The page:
The cost of the fixed assets of a business can be written off over a period of time. The amount of the cost that is written off is called the ‘depreciation’.
Although it is possible to approach the tax office if you feel that you need to use a special rate of depreciation for a specific (usually a long life item, like real estate) asset, most fixed assets are written off at 25% of the book value each year. The book value of an asset is simply the cost price less depreciation to date.
If the company buys a lathe for £5,000, for example, the business can write off £1,250 depreciation against corporation tax in the first year of ownership. In the second year, the depreciation write off will be £937.50 or £(5,000 – 1,250) x 25%. This method of depreciation, although arbitrary, does reflect the higher loss of resale value of an asset in the early years and removes the old problem of assets remaining in the books of account at zero value.
Most businesses will maintain an asset register in which the values of assets will be recorded. This register will also allow for the revision of value should an asset be significantly enhanced (not repaired) or become more valuable because of its nature (real estate, for example).
Depreciation helps to prevent asset acquisition adversely affecting the business net profit. For example, to write off 25% of the lathe, in the example above, means that the accounts will show a profit enhanced by 75% of the cost of the lathe. If the full cost was written off in one year, the net effect could be to wipe out any profits and give a false impression of the viability of the business or the effectiveness of the management.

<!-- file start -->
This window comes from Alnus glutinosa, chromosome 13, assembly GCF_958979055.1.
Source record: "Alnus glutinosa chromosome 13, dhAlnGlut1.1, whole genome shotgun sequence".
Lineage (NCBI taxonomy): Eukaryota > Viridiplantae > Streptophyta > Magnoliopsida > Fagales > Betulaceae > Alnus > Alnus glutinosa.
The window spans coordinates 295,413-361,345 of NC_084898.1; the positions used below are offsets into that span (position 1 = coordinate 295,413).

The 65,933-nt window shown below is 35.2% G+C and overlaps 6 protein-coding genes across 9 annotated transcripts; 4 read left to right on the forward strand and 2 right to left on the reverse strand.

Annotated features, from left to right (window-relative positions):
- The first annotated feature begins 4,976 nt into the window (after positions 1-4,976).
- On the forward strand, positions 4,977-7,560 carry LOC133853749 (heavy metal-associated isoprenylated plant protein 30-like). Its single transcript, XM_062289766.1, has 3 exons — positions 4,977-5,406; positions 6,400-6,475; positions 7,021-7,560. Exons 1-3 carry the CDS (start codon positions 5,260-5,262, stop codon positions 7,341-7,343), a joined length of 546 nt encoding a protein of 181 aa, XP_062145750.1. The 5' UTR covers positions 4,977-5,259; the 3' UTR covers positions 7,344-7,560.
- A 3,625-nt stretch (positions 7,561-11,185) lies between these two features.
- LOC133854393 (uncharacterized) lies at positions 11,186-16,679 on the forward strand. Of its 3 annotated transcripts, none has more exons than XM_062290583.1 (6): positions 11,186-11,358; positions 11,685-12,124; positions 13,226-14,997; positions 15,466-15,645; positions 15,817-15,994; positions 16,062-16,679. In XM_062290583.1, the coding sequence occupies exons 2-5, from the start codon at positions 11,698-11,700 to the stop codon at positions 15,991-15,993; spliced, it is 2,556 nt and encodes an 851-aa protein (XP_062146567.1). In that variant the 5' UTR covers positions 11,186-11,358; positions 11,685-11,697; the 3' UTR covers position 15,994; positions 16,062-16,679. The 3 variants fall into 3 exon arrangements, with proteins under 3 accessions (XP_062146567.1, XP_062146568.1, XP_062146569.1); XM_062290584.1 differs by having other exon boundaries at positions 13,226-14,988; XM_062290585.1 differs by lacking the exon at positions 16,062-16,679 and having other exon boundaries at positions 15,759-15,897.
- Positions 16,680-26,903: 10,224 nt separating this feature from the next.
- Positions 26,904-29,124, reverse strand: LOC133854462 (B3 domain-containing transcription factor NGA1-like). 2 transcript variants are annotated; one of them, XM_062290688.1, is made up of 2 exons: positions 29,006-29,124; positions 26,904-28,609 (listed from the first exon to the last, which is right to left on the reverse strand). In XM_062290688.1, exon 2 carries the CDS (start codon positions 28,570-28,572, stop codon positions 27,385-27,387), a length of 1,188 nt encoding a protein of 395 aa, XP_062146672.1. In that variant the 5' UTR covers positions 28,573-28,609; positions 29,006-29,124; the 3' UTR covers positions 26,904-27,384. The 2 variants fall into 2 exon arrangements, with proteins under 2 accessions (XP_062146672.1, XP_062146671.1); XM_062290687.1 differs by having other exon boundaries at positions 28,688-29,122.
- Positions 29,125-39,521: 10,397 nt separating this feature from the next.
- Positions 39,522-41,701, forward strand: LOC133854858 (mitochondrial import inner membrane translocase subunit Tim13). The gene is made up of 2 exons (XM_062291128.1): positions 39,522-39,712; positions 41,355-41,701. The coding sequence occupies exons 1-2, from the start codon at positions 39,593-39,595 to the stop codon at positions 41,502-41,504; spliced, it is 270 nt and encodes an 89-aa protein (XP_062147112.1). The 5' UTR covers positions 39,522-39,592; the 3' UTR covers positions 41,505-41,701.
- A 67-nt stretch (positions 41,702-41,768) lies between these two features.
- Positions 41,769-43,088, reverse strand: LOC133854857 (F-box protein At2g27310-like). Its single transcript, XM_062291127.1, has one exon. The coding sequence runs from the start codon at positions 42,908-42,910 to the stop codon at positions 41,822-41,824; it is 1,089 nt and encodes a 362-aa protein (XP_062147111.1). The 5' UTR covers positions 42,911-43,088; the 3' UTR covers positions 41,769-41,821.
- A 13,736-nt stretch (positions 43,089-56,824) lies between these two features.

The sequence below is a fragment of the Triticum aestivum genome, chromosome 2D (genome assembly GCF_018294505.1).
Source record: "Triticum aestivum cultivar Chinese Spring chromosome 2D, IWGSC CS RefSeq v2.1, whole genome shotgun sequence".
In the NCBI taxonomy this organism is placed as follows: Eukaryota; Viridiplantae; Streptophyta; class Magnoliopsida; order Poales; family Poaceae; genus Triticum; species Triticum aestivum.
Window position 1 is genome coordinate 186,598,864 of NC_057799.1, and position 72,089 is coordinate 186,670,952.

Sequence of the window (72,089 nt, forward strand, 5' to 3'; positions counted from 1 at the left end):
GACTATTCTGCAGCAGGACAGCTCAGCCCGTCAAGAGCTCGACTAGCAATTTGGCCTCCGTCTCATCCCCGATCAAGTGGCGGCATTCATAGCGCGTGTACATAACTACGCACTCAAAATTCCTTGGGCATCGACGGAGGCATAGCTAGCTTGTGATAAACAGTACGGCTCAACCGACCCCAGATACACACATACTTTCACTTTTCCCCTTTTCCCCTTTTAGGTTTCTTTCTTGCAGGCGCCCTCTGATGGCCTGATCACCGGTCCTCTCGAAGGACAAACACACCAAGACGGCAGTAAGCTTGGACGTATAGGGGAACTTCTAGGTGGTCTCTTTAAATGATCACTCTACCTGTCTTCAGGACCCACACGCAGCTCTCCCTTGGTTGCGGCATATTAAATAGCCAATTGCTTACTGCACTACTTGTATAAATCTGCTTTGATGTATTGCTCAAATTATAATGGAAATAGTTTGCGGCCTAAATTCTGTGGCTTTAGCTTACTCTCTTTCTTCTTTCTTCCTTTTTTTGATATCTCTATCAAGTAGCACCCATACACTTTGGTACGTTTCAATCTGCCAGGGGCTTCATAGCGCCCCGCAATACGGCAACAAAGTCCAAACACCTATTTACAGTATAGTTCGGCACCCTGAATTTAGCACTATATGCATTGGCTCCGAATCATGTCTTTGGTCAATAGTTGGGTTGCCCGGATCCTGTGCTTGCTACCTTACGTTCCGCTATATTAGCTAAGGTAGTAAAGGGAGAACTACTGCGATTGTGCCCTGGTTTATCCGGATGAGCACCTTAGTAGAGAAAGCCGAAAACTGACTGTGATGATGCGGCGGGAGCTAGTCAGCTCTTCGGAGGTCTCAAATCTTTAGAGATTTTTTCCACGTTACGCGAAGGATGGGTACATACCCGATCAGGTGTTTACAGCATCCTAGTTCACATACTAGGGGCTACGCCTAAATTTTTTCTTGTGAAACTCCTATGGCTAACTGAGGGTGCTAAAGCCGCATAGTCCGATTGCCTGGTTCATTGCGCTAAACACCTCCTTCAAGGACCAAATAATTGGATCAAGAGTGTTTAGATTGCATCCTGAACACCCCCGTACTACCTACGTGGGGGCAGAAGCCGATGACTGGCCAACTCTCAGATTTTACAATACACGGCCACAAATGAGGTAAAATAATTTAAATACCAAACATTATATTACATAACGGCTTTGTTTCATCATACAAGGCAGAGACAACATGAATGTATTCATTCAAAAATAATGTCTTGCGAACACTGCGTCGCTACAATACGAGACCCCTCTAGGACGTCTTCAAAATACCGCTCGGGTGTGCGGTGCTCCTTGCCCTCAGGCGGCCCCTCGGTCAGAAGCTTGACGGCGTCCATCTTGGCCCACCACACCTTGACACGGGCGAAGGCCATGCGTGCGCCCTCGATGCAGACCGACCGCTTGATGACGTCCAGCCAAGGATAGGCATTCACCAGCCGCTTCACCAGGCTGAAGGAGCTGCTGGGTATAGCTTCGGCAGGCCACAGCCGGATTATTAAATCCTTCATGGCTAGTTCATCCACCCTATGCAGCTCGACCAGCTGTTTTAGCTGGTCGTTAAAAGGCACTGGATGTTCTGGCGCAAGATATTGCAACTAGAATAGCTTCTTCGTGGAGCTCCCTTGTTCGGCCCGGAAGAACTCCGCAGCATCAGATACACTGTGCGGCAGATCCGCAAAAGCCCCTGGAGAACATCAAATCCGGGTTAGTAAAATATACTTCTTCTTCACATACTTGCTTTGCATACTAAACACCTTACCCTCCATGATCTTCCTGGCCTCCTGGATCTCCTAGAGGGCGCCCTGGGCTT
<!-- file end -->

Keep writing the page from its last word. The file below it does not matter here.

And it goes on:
Because depreciation is allowed against corporation tax, it is important to record the selling price of an asset at disposal. If the selling price is less than the book value, generally, the difference can be written off as a loss on disposal. Such losses are often investigated by the tax office if they seem excessive. Any profit on disposal created by a sale above book value must be reported in the accounts as a profit on disposal and will be subject to corporation tax.
Depreciation is a method of deferring capital expenditure to properly reflect the profitability of the business, in effect.